Of course, O’Donoghue’s stance would appear  contradictory and somewhat hypocritical  if you consider that  he has sent a solicitor’s letter to the Sunday Tribune in a direct attempt to silence the newspaper.

O’Donoghue also claims that it would not be normal for him to be acquainted with the finer details regarding financial arrangements for booking hotels, chauffeurs, booking his wife onto flights, hiring hats for her or paying €450 for a three minute trip between air terminals among many others.   What he is actually doing here is ‘passing the buck’ to his civil servants when, in fact, it is the Minister who, in law, takes responsibility for the workings or non-workings of his or her department, largesse or not.

Ceamm Comhairle John O'Donoghue

A side story here is the position of Tom O’Higgins, the political expenses watchdog who resigned in disgust last week at the foot-dragging by politicians who have failed to introduce vouched expenses and a cap on annual expenses. The chair of the Oireachtas Commission’s Audit Committee, which advises on internal controls and value for money issues, just happens to be Ceann Comhairle John O’Donoghue.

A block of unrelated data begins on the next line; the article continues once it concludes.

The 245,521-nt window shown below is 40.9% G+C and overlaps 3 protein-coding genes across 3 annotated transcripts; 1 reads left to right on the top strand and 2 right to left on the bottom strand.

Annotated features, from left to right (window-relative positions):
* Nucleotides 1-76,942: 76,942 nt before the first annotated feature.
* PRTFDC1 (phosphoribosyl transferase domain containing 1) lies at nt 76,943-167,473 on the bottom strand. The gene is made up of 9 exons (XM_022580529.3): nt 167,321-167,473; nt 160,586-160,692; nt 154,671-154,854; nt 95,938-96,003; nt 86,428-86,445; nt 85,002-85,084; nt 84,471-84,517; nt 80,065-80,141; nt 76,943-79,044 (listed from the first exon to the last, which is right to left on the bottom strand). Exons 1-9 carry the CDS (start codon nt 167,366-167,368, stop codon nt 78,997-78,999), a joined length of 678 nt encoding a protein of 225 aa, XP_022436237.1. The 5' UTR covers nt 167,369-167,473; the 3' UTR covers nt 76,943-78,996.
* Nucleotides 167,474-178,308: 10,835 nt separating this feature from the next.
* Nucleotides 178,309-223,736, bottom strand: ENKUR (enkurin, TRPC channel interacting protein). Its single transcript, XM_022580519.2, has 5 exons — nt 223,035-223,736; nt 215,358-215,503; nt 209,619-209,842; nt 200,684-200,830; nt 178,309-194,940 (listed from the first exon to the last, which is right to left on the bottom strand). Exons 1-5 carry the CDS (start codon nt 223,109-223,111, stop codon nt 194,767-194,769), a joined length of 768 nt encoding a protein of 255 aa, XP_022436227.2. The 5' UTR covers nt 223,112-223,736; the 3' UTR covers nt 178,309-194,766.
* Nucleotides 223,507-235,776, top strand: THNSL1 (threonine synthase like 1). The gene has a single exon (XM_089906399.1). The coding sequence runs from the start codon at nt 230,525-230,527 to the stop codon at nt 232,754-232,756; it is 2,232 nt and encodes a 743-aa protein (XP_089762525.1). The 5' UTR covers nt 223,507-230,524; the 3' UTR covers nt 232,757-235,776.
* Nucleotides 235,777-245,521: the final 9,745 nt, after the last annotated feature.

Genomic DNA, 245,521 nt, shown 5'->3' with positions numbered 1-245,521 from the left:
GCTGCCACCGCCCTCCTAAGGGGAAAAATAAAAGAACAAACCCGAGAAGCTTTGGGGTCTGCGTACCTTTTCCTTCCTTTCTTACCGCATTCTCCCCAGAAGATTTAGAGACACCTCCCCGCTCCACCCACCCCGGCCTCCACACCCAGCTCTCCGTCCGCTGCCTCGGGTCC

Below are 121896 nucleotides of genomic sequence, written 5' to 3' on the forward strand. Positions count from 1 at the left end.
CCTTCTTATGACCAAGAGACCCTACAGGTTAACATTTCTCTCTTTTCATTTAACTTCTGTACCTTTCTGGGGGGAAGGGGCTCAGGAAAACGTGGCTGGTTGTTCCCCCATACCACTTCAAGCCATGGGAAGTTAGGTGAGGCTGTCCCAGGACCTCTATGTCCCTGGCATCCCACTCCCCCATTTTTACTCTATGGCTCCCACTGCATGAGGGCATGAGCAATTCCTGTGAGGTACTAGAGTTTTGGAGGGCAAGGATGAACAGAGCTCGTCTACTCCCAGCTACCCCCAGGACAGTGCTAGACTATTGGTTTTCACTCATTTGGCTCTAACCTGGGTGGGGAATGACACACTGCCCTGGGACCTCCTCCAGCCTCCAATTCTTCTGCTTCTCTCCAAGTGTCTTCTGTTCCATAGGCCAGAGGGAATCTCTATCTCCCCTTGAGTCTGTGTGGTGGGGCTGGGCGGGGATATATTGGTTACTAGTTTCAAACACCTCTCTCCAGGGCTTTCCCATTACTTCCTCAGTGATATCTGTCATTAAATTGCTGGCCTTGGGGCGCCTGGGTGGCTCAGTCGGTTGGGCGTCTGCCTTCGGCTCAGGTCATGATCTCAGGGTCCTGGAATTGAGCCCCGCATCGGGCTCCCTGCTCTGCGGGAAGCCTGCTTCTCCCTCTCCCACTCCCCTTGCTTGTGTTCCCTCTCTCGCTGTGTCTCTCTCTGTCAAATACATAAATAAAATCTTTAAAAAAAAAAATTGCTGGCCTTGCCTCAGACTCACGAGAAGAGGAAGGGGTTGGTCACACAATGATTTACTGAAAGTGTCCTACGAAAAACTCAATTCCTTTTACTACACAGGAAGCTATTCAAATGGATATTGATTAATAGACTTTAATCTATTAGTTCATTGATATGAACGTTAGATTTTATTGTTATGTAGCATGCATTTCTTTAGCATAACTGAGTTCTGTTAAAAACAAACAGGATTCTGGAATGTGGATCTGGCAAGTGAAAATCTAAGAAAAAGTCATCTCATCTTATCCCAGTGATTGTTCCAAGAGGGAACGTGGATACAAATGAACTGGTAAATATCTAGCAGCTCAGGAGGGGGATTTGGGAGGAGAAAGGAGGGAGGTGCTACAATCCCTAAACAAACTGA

Meanwhile Taoiseach Brian Cowen today ( Monday 14th September 09 ) claimed that we are living beyond our means.

Brian Cowen, Political Culture & Loyalty v Respect

So is John McGuinness telling it like it is?  Uncomfortable as it may be for some,  his arguments expose  the ‘groupthink’  mentality that exists in most organisations.    Brian Cowen may be unlucky,  he may be stubborn,  he may even be incompetent – I don’t know – but to accuse him of being tribal is to accuse him of being human, being Irish even.

In most organisations throughout the country,  CEOs, football managers, political leaders pick their teams and while talent should be top of the agenda – loyalty to the captain and hard work will more than not be rewarded over the talented outspoken one.   In fact, the one who tells it like it is rarely gets rewarded.  Eventually they may do so,  but it is usually based on pacification and the ‘squeeky wheel always gets oiled’  approach rather than any real desire for  a change of strategy or outlook.